Who’s the customer anyway?

Nice piece in the NYT on the political and environmental travesty that is the coal ash spill here in NC.  When business is the “customer” and the people of the state are just bystanders, this is exactly what you get.  Some good bits:

RALEIGH, N.C. — Last June, state employees in charge of stopping water pollution were given updated marching orders on behalf of North Carolina’s new Republican governor and conservative lawmakers.

“The General Assembly doesn’t like you,” an official in the Department of Environment and Natural Resources told supervisors, who had been called from across the state to a drab meeting room here. “They cut your budget, but you didn’t get the message. And they cut your budget again, and you still didn’t get the message.”

From now on, regulators were told, they must focus on customer service, meaning issuing environmental permits for businesses as quickly as possible. Big changes are coming, the official said, according to three people in the meeting, two of whom took notes. “If you don’t like change, you’ll be gone.” …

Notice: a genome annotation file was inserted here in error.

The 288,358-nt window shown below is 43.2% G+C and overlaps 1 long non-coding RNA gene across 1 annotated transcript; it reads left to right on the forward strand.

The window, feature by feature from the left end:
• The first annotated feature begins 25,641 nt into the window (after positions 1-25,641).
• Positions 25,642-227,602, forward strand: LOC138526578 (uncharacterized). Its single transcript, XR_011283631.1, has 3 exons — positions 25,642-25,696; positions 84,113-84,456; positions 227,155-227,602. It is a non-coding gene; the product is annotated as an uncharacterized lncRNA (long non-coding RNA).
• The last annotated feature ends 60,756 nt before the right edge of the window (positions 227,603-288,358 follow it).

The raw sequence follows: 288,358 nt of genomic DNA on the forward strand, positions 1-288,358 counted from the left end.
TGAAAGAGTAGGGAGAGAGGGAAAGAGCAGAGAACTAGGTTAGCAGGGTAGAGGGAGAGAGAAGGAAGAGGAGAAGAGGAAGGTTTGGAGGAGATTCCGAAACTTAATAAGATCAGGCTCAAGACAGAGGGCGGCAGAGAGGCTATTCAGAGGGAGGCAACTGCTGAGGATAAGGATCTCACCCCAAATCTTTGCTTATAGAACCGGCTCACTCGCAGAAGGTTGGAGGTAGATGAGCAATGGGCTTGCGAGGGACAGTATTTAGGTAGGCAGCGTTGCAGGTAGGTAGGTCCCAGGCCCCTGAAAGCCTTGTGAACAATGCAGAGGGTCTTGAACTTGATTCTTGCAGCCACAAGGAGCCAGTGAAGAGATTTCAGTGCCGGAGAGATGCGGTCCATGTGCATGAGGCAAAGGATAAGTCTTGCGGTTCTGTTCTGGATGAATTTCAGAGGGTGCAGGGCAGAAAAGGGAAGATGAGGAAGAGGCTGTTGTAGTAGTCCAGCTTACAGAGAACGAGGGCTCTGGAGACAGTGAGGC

Current and former state regulators said the watchdog agency, once among the most aggressive in the Southeast, has been transformed under Gov. Pat McCrory into a weak sentry that plays down science, has abandoned its regulatory role and suffers from politicized decision-making. [emphasis mine]

Make no mistake, this is all very political.  And how is it accomplished?

But current and former agency employees said the treatment of Duke was typical of the pro-industry bias now in place under Governor McCrory, Mr. Skvarla and the General Assembly.

Last year, the environment agency’s budget for water pollution programs was cut by 10.2 percent, a bipartisan commission that approves regulations was reorganized to include only Republican appointees, and the governor vastly expanded the number of agency employees exempt from civil service protections, to 179 from 24.